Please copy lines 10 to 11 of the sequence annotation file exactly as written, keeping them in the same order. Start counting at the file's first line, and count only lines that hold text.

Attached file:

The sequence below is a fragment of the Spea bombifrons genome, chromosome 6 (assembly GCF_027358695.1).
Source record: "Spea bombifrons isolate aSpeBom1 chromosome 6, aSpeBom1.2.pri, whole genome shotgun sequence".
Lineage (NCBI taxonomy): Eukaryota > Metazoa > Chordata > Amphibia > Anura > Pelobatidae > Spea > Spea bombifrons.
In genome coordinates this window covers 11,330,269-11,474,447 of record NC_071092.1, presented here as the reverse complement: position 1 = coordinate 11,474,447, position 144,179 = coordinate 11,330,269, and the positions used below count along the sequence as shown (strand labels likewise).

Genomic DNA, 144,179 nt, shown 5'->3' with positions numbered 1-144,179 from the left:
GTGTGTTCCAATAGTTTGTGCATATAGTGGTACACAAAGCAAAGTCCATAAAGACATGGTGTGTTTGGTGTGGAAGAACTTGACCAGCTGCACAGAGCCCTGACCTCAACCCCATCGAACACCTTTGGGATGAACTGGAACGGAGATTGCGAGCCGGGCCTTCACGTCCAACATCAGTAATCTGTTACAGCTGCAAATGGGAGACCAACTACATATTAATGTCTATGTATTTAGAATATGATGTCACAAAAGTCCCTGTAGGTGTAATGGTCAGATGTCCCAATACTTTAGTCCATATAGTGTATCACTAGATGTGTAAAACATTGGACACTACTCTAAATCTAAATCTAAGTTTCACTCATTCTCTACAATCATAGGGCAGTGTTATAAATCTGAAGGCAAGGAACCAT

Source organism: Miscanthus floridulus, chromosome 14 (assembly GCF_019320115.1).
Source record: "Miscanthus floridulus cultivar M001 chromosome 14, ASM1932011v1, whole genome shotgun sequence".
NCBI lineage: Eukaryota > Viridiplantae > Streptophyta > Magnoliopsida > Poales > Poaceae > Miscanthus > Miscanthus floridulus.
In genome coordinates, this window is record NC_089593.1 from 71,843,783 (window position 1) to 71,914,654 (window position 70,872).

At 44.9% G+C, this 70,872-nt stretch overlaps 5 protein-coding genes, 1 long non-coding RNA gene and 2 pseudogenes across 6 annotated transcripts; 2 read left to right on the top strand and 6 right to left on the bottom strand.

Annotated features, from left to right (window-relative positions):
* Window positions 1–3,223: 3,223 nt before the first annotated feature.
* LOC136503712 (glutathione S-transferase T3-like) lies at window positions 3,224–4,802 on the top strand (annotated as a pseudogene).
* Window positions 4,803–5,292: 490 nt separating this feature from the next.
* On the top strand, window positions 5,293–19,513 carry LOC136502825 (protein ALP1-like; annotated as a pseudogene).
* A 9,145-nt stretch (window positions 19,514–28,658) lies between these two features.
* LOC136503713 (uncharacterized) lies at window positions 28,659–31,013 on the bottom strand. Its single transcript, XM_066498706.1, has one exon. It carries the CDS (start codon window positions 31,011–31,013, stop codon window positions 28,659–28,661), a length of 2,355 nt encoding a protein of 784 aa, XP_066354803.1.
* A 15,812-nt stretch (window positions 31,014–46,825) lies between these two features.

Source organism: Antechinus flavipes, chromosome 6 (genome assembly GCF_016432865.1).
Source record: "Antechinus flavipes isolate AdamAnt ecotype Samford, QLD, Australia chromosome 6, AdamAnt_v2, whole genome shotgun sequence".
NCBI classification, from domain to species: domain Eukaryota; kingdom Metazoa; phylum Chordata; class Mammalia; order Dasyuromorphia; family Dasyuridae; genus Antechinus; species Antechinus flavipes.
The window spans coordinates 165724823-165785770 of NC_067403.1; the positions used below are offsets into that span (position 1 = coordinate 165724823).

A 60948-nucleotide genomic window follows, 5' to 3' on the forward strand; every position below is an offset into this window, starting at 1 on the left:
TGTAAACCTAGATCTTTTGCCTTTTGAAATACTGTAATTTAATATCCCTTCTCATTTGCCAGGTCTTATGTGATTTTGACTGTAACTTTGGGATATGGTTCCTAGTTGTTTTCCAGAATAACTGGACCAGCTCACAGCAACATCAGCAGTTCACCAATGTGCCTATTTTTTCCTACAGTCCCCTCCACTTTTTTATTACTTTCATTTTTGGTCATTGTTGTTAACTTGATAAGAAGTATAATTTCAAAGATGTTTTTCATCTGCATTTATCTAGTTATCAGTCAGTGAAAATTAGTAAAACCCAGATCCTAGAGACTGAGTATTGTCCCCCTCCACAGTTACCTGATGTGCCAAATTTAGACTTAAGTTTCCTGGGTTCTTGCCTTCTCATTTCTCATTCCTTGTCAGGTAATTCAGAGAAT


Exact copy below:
In genome coordinates, this window is record NC_089593.1 from 71,843,783 (window position 1) to 71,914,654 (window position 70,872).

At 44.9% G+C, this 70,872-nt stretch overlaps 5 protein-coding genes, 1 long non-coding RNA gene and 2 pseudogenes across 6 annotated transcripts; 2 read left to right on the top strand and 6 right to left on the bottom strand.